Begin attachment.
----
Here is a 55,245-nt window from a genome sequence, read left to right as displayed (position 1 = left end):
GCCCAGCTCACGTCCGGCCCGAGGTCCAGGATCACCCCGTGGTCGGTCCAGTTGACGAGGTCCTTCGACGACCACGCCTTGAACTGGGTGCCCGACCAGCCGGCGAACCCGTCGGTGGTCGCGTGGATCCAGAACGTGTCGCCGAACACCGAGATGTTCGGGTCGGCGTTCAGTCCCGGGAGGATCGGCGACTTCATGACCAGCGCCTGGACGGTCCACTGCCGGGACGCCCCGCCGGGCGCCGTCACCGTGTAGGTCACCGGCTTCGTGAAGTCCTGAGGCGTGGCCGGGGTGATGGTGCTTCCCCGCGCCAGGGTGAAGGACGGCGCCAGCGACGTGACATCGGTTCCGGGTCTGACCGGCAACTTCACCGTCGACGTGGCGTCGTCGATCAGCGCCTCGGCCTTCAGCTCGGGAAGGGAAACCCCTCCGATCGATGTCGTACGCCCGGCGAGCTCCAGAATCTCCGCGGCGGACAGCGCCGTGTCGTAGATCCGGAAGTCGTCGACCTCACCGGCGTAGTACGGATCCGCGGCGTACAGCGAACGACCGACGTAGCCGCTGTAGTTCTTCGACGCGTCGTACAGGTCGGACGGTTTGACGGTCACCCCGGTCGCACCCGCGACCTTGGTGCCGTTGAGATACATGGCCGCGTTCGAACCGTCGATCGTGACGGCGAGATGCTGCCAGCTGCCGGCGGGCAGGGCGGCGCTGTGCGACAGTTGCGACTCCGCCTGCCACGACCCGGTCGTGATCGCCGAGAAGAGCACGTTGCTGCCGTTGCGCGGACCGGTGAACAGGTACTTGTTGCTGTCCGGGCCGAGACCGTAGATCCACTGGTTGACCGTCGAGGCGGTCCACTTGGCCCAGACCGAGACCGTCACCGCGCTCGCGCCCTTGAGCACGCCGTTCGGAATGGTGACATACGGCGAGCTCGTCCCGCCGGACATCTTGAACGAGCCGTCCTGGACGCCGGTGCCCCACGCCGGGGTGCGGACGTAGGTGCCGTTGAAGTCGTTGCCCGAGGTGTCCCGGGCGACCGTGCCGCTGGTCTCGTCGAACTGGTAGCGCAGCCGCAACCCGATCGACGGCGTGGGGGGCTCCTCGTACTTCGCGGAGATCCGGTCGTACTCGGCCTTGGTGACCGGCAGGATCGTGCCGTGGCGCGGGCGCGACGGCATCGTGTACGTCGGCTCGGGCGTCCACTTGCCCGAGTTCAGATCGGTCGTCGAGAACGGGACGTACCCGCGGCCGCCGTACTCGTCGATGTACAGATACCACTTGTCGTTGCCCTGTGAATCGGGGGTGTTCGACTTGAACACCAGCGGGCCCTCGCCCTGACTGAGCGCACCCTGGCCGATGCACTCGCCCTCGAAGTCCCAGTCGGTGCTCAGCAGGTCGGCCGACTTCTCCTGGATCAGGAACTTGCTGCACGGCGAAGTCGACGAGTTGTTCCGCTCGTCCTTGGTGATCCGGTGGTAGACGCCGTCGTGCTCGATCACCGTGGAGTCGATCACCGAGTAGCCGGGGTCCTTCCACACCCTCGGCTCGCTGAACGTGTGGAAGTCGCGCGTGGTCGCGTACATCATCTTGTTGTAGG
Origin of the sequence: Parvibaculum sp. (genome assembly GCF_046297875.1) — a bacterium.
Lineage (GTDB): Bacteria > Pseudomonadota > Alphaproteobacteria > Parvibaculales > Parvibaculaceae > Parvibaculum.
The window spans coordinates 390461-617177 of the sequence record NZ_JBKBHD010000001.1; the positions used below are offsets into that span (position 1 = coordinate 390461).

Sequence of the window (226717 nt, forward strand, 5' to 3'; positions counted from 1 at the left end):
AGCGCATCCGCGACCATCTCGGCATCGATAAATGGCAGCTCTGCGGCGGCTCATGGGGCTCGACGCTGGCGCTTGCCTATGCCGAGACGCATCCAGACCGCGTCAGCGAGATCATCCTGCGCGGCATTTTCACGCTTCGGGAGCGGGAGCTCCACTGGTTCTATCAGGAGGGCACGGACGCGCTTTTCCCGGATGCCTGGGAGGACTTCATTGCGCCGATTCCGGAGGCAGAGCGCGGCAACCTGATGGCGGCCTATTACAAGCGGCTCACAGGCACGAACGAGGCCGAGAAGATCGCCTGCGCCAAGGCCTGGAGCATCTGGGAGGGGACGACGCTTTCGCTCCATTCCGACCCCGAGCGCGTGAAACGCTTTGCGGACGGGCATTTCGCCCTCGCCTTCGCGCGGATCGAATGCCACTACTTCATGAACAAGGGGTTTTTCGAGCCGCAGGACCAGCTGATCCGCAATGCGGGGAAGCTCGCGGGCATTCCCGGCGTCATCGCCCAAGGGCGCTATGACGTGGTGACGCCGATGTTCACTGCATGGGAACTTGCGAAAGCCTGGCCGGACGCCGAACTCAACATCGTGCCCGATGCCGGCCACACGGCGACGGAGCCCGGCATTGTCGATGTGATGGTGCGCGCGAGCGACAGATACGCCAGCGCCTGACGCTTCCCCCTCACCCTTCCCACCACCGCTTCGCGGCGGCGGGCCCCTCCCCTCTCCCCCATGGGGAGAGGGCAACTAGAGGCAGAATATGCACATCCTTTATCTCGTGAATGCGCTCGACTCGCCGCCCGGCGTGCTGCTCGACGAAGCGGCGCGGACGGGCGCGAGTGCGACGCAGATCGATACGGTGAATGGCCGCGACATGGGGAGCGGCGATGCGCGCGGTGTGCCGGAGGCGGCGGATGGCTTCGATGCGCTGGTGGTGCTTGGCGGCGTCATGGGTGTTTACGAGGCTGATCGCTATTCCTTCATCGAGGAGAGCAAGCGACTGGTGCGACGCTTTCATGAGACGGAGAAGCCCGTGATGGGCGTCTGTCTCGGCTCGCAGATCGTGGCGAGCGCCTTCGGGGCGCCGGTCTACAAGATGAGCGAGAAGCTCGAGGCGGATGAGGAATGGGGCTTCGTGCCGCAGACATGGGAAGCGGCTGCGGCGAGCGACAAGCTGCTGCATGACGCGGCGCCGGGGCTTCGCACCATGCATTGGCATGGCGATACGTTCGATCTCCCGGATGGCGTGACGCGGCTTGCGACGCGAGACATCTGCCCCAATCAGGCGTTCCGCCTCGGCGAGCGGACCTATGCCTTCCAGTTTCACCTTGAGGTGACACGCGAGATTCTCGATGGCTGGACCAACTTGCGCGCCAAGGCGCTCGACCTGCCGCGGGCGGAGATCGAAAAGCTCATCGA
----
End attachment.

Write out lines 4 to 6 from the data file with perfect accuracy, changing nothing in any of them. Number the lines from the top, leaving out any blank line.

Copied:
Lineage (GTDB): Bacteria > Pseudomonadota > Alphaproteobacteria > Parvibaculales > Parvibaculaceae > Parvibaculum.
The window spans coordinates 390461-617177 of the sequence record NZ_JBKBHD010000001.1; the positions used below are offsets into that span (position 1 = coordinate 390461).

Sequence of the window (226717 nt, forward strand, 5' to 3'; positions counted from 1 at the left end):